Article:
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How Should My Daughter's School Help Improve Her Working Memory?
"My nine-year-old is very verbal, but her written work is poor. She was recently tested at school and scored in the ninth percentile in working memory. I asked the counselor if there were some games or activities she could do to improve this, but she said, 'That’s the way she is.' So, why did they administer the test?"
Without seeing your daughter’s evaluation report, I can only generalize, but the results you cite suggest that she has executive-function difficulties.
Games or activities won’t help your daughter; specific special-education interventions will.
Since your daughter was tested by school professionals, you should request a formal meeting and ask how the school will address her areas of weakness. If they say that they won’t provide any services, you might hire a private http://directory.additudemag.com/results.php?text_search_div=1&category_id2=5&category_id=24&x=61&y=12 to review the test results and to advise you on your next steps.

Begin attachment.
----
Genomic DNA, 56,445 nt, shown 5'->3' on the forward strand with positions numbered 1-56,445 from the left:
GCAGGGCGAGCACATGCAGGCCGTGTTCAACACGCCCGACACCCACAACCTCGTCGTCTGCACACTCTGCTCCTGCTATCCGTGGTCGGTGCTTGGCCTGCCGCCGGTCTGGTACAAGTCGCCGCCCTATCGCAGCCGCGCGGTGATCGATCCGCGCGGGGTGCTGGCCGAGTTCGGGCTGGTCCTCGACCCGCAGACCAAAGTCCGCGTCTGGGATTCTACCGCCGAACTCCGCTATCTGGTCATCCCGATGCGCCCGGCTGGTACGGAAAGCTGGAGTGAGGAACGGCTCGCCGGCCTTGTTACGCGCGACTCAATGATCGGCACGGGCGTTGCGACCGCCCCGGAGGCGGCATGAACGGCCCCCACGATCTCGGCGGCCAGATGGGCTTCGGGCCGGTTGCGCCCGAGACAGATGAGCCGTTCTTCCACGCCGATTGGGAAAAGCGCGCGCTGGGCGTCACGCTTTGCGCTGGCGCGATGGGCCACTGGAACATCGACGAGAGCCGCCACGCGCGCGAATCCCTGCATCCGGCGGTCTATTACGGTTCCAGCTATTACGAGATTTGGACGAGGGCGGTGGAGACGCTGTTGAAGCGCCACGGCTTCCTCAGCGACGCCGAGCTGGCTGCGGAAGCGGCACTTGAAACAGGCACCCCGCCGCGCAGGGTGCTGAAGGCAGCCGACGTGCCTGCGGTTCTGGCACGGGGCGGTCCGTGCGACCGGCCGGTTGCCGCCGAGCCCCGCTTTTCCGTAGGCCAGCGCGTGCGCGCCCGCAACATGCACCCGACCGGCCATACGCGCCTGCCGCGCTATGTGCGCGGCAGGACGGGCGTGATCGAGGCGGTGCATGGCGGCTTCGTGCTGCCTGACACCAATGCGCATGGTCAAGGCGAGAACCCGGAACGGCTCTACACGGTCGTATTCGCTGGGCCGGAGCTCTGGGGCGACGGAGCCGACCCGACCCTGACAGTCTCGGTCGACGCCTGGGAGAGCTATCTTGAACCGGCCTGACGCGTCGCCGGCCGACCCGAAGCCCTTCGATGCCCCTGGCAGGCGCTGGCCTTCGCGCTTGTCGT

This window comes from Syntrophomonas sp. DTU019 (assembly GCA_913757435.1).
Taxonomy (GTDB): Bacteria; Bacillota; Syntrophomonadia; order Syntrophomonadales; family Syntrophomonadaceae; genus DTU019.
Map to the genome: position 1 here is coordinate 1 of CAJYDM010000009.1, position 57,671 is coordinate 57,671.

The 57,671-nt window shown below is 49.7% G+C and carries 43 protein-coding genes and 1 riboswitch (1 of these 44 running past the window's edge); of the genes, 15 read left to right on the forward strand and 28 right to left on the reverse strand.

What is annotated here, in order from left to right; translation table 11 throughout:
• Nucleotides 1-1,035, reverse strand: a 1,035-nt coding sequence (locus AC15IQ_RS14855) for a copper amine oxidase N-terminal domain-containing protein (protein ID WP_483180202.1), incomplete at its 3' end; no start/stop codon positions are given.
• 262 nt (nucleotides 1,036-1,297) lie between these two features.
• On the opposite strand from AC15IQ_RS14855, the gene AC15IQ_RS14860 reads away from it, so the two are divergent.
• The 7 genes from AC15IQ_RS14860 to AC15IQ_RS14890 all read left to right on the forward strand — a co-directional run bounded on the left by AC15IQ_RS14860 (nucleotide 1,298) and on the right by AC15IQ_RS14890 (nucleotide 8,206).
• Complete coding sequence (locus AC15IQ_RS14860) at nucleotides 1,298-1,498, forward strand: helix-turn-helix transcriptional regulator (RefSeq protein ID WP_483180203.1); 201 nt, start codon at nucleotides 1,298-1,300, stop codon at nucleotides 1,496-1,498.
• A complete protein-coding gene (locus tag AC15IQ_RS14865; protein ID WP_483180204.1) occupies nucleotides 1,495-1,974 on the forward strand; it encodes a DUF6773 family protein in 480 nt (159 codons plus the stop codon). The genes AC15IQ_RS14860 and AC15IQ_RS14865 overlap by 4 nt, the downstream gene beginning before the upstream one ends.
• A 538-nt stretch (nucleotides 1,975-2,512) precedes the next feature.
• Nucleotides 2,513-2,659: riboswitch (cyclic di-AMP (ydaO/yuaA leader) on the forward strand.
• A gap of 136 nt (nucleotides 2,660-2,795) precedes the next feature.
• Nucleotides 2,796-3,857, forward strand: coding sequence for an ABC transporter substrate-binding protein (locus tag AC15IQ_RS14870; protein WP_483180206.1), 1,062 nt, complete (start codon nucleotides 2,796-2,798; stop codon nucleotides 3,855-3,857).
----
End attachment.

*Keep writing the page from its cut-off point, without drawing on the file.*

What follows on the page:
Larry Silver, M.D., is clinical professor of psychiatry at Georgetown Medical Center in Washington, D.C. and director of training in child and adolescent psychiatry at Georgetown University School of Medicine. He is a former acting director and deputy director of the National Institute of Mental Health, as well as the author of Dr. Larry Silver's Advice to Parents on AD/HD and The Misunderstood Child: Understanding and Coping with Your Child's Learning Disabilities.